Select Page

Image by Bruna Araujo on Unsplash

I’ve been a fan of the BBC/PBS program Call the Midwife since the very first episode aired. Based on a book by a real nurse-midwife from years ago, the series takes place in the 1950s and moves into the 1960s.

The midwives were based in a clinic/residence run by an order of Anglican nuns. The lay women joined the sisters for meals and religious participation seemed optional. One nurse joined the order and one nun left to marry the doctor. Amazingly, and thankfully, religion does not play a role in the show. The nuns do their thing and leave us alone.

One of the ongoing characters is a nun in her nineties, Sister Monica Joan. The series introduced her with a suggestion of dementia. She has an odd style of speaking – somewhat old-fashioned and flowery, perhaps because her character supposedly came from a noble family.  Sometimes she seems confused, sometimes wise, and occasionally mischievous. She’s had a health crisis or two (I’ve lost track) but she has her own role as confidante and advisor to nuns and nurses. They love her.

In real life, I suspect that Sister Monica Joan would have deteriorated mentally over the years and most likely died. But this is television. She’s a popular character. The actor who plays her doesn’t want to leave. So she keeps going. She’s more eccentric than mentally or physically disabled.

In the 2023 Christmas special, Sister Monica Joan announces, “I’m going to die this year.” She’s quite cheerful about it. She seems to have an intuition: she senses she’s coming to the end.

The nurses and nuns respond with horror.  They seek advice from Dr. Turner, who’s a made-for-TV character in his own right. A doctor who doesn’t just deliver babies, but nails complicated diagnoses without the help of modern tests and screens. A doctor who has endless time to talk and know all his patients, yet still has time for his family. An empathetic doctor filled with wisdom and humility.

The indefatigable Dr. Turner diagnoses Sister Monica Joan as “depressed.” He suggests helping Sister Monica Joan return to her childhood memories, which involves finding a pony cart and some live animals for an exhibit. Sister Monica Joan loves the scene and her eyes light up. Presumably, her depression is gone…but I’d say it never existed.

This episode takes place in 1968.  yet I don’t think we’d be more enlightened in 2023. In fact, Sister Monica Joan would probably have trouble escaping sympathy and anti-depressants.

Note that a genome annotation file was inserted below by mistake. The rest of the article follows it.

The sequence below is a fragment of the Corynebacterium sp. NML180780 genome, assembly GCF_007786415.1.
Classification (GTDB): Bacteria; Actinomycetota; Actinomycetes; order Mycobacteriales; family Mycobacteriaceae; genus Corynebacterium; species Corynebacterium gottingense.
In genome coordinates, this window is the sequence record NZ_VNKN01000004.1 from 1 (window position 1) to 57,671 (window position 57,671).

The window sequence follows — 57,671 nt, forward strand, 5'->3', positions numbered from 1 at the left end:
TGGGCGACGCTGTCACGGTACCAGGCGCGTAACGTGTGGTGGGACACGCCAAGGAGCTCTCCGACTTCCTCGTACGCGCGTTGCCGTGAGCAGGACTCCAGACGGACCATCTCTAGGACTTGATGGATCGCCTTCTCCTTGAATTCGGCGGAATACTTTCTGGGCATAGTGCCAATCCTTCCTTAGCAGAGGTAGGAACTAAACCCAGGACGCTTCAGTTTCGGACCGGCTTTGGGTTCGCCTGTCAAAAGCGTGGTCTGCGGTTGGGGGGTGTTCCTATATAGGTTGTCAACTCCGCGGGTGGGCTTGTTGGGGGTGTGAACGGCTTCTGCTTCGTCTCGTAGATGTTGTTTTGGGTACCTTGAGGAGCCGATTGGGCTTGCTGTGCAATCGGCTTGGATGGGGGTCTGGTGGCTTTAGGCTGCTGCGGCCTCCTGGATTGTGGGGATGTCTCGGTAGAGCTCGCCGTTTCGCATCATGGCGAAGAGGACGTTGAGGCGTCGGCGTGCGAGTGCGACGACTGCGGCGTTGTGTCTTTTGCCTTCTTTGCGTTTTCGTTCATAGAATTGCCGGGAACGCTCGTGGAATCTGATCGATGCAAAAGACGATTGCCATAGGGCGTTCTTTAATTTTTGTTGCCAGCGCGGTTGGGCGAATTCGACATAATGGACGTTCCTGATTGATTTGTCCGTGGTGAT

This mini-plot has been criticized as a mistake in scriptwriting. Everybody knows the Christmas special is always one step away from a sugary meltdown. It’s an exercise in feel-good fuzzies with a happy ending. The subplot seems misplaced.

What concerns me is the lack of understanding of the role of death among people if a certain age (and, I suspect, among the terminally ill).

Unless they’re completely out of touch with reality, older people know their remaining time on earth will be short.

As a nurse, Sister Monica Joan would know the odds. You can be health and functioning at a high level one day and lose all quality of life with no warning. A fall, a stroke, a surprising cancer diagnosis, an unexpected heart attack…anything can happen with no warning. The odds increasingly work against you, especially after you turn 80.

For many people, it’s not a tragedy. They know it’s time.

And from what I can tell, people sometimes do get a sense of when they’re going to die.

In the classic book I Heard the Owl Call My Name, a young newly ordained priest has been diagnosed with an unnamed terminal disease.  Back then people weren’t always told the truth about their health.

Not knowing his condition, he accepts an assignment to a small Native American village after he was diagnosed with an unnamed terminal disease. In this culture, he learns that people know they will die when they hear the owl…and they don’t dismiss him when he tells an elder, “I heard the owl call my name.” She simply replies, “Yes, my son.”

About 15 years ago, a mainstream respected physician wrote a NY Times op-ed about people anticipating their imminent death. He gives examples of patients who seemed healthy but accurately predicted they would die that day. He references the famous nursing home cat, Oscar, who seems to know who’s going to die next in the facility.

It’s probably a mistake to introduce this idea during the cheery holiday special.

But it would be nice for the community to treat the topic seriously and respectfully. Instead, there is a rush to denial and a wish to cheer up any “older” person who brings up the subject.

It”s even more important to avoid assumptions about death and depression.  I often refer to an episode in Susan Jacoby’s book, Never Say Die. A man loses his independence. He’s used to living alone. He is miserable. One day he steals the caretaker’s keys, goes to a bridge, and jumps.

Was he depressed? The author says no. His life had become unbearable.

In her book Incidental Findings, Danielle Ofri writes about a patient with dialysis, in constant pain, with little hope of recovery. The patient wants to end dialysis, knowing she’d also end her life. Ofri notes that sometimes there’s a fine line between realism and depression. She drops this idea almost as an afterthought, but it’s worth repeating, although Ofri’s report of the subsequent conversation comes across more like a sales pitch than science-based advice.

Call the Midwife is a popular program. If the topic is brought up at all, I’d have hoped there’d be a more nuanced approach. It may be too much to expect from a program that’s getting broader appeal each year…so that may be a good reason for the program to use extra care when promoting a value system along with mistaken beliefs about death and depression.